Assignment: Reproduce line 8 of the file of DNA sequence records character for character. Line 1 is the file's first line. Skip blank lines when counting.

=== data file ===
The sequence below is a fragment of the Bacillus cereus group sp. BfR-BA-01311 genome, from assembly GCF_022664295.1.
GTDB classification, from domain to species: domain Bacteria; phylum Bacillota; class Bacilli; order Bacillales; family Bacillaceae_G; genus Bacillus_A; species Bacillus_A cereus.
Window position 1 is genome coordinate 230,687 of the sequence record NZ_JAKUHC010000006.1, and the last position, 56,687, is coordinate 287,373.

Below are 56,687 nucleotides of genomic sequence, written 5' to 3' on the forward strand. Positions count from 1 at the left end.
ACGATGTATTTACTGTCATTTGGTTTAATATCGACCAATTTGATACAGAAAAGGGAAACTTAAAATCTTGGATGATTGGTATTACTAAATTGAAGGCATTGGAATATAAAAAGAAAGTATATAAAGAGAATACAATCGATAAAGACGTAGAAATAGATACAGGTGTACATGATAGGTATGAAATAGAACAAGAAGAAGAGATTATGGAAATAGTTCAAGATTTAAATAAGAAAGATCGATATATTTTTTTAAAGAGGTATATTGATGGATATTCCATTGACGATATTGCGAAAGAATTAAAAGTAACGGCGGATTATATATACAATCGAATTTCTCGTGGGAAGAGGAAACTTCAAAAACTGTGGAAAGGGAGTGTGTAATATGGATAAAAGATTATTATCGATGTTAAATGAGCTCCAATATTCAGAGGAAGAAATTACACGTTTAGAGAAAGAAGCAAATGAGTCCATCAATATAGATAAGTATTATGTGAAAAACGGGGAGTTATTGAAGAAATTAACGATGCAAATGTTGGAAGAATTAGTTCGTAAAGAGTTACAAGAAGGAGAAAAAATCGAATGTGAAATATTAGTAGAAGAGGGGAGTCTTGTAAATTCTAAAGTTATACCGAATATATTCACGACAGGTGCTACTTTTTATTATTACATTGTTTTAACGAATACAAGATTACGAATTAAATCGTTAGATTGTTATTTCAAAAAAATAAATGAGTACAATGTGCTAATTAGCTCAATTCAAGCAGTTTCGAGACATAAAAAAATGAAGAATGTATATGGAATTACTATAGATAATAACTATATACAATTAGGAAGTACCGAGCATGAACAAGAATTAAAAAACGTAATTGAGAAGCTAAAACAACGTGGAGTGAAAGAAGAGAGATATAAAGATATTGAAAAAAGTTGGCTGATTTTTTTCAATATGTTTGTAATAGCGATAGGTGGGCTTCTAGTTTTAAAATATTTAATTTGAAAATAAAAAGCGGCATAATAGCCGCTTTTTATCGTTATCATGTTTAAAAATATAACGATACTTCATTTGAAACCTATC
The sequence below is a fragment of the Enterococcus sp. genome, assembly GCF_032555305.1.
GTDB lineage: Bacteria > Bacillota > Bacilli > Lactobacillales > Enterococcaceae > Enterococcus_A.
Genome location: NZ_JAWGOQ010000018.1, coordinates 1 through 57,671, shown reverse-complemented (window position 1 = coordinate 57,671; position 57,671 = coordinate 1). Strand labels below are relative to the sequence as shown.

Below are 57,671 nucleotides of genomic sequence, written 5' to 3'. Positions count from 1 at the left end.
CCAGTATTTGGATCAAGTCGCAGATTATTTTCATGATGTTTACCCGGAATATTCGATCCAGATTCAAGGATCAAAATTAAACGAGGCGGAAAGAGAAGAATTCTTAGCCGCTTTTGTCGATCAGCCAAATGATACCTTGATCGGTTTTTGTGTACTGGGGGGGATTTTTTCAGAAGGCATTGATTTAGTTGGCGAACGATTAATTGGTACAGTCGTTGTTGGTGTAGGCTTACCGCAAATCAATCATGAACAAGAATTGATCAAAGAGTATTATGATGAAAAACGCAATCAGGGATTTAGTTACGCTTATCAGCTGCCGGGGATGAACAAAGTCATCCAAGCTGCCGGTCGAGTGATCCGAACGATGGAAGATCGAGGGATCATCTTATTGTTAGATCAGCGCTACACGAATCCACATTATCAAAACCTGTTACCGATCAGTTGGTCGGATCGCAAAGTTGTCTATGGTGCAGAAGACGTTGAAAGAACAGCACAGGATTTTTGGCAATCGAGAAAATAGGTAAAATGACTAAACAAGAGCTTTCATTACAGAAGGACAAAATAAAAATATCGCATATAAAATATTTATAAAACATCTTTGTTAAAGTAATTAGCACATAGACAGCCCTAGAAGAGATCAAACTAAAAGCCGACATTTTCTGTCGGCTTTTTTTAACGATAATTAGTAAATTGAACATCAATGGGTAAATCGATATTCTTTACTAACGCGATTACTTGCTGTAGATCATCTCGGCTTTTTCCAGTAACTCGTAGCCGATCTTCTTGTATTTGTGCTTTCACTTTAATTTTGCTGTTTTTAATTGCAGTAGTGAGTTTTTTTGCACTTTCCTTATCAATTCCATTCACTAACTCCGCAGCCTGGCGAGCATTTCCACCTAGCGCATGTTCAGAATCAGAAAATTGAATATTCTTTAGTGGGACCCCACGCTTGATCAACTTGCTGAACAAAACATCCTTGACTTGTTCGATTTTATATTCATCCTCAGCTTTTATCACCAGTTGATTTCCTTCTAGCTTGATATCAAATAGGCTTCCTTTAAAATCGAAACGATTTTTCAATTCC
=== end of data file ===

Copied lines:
Genome location: NZ_JAWGOQ010000018.1, coordinates 1 through 57,671, shown reverse-complemented (window position 1 = coordinate 57,671; position 57,671 = coordinate 1). Strand labels below are relative to the sequence as shown.